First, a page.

in June 2013 I was lucky enough to be selected to be a “provocateur” (how’s that for a job title?) in the Situate: Art in Festivals Lab, hosted by the Salamanca Arts Centre in Hobart.
Situate is a unique development program that connects visual artists with festivals across Australia – and even one event in South Africa – supporting the development of a site-specific work to engage festival audiences, facilitated by 10 leading national and international artists and curators (provocateurs). As a provocateur I provided feedback to artists and challenged their thinking around audience participation and engagement.
Festivals are moments away from every day life, when people are open to new ideas and experiences. You don’t have to go as far as constructing a city on a desert playa for that escape: most often, festivals come to us in the cities where we work and live, offering a new slant on the streets we know.
Festivals can also be places of extreme sensory overload, entertainment and stimulation, confusion and anticipation. It’s a tricky set of circumstances for an artist to work within – can you whisper, or do you have to shout to be heard above the din? Can you expect reflection or demand attention from an over-stimulated audience? Will the audience tune out if you tackle difficult issues or require an emotional connection?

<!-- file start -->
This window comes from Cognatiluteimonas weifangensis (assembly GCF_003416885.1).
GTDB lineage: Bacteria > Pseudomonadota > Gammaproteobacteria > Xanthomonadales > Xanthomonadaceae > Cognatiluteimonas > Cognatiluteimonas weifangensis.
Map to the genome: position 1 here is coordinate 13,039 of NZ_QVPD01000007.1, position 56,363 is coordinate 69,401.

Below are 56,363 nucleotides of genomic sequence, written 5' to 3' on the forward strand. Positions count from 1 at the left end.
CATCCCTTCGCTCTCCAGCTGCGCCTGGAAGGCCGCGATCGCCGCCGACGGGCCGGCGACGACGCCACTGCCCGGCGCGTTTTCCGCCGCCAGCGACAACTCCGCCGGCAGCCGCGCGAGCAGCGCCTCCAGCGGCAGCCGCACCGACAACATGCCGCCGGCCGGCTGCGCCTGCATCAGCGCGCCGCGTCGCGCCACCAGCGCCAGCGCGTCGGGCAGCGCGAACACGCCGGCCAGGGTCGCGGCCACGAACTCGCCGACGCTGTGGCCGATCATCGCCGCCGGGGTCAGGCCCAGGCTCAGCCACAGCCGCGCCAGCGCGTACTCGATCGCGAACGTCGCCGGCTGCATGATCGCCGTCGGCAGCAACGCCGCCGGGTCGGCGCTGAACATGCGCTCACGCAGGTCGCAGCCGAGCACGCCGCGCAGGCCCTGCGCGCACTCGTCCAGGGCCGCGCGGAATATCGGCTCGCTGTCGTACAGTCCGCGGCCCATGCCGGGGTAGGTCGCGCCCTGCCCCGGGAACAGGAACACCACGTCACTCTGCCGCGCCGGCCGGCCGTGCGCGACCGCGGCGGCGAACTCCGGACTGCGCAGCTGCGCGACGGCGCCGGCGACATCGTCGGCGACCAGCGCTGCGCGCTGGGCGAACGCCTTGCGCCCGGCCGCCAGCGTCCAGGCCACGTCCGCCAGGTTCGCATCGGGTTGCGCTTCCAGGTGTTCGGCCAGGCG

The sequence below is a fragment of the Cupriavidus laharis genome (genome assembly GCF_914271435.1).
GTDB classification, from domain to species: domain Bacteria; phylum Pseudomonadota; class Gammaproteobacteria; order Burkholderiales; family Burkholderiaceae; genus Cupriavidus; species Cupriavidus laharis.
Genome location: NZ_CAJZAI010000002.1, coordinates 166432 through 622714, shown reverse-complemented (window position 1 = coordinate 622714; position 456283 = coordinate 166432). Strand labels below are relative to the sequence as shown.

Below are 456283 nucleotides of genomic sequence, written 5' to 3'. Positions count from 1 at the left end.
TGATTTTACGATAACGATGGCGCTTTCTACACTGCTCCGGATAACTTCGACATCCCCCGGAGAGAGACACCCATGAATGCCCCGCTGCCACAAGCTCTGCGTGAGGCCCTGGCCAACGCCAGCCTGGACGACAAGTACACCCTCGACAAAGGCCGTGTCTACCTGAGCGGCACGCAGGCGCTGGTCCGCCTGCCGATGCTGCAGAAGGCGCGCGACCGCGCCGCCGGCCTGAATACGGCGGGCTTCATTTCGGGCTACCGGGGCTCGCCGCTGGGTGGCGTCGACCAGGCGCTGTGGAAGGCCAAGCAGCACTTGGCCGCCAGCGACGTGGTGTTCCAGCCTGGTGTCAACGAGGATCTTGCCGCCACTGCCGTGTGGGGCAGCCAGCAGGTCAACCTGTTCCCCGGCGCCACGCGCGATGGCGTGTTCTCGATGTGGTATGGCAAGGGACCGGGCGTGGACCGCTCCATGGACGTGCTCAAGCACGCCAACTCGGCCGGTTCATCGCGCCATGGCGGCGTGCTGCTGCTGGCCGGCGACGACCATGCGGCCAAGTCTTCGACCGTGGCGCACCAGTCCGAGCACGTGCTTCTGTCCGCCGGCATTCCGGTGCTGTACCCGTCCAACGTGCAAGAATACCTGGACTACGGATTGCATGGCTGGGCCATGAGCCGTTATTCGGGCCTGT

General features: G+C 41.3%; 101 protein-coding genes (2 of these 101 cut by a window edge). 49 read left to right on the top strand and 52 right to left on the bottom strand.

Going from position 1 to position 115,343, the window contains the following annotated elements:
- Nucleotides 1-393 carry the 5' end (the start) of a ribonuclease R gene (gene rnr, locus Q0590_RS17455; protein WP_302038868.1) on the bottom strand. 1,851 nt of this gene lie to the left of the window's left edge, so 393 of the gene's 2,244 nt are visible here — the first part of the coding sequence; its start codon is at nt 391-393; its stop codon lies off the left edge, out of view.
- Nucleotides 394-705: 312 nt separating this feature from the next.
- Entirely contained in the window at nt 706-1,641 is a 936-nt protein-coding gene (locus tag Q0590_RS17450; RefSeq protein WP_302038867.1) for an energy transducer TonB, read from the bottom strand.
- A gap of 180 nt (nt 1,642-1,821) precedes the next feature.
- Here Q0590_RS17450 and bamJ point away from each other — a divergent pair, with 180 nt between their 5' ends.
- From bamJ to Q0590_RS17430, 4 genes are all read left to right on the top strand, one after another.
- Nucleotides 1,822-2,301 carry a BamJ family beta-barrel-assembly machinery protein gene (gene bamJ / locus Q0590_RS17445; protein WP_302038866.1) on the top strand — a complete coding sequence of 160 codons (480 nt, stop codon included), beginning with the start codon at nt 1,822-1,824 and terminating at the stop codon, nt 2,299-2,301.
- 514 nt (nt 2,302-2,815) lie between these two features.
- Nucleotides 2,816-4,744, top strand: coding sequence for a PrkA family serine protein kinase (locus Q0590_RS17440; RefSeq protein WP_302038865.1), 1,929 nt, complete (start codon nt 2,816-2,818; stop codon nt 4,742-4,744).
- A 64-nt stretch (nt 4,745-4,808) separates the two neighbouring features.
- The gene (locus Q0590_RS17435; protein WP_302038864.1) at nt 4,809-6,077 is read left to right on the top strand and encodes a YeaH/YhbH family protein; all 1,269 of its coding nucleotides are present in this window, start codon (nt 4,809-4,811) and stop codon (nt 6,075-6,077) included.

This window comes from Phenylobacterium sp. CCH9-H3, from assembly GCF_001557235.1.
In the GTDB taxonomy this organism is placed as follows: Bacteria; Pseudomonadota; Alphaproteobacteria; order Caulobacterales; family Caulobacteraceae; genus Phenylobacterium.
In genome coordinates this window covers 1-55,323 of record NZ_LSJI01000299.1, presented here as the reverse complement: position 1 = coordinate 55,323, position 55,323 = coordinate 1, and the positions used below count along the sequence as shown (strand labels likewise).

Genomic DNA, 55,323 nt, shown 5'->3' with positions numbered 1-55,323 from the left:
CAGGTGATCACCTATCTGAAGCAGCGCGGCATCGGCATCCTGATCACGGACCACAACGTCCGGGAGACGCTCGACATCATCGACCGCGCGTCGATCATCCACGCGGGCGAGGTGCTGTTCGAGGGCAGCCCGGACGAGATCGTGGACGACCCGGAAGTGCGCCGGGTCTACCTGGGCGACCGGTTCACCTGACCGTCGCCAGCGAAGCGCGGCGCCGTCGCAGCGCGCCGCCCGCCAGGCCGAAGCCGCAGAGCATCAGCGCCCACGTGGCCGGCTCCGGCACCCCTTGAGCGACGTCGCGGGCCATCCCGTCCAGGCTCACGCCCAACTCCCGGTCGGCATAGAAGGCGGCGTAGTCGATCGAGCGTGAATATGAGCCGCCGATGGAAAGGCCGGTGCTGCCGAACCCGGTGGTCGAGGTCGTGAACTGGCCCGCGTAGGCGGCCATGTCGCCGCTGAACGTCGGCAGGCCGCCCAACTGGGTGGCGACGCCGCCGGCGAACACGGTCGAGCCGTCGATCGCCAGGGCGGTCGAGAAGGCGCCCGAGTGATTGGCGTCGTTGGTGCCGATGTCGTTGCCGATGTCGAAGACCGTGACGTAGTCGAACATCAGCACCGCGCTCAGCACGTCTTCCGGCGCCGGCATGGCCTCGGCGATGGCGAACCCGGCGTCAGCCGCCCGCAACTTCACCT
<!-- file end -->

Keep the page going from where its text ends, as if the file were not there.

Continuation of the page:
While we experimented inside the sandstone walls of the Arts Centre, outside, Dark Mofo (MONA’s incredible winter spectacle of a festival) experimented with the form of a mid-Winter festival, offering a spectacular Bacchanal complete with dancing lasers, fire-throwing barbarian rockers, mind-bending smoke-filled chambers and Ryoji Ikeda’s luminous, reverential stairway to heaven, daring to part the skies every night. This eccentric, adventurous backdrop was the perfect incubator for this process: a place where anything was possible, and where audiences asked to be surprised, to see their city transformed, and new myths and legends formed.
The Situate team asked me to reflect on the experience in a blog post – you can read the whole thing on their website, and meet the artists and provocateurs participating in the program.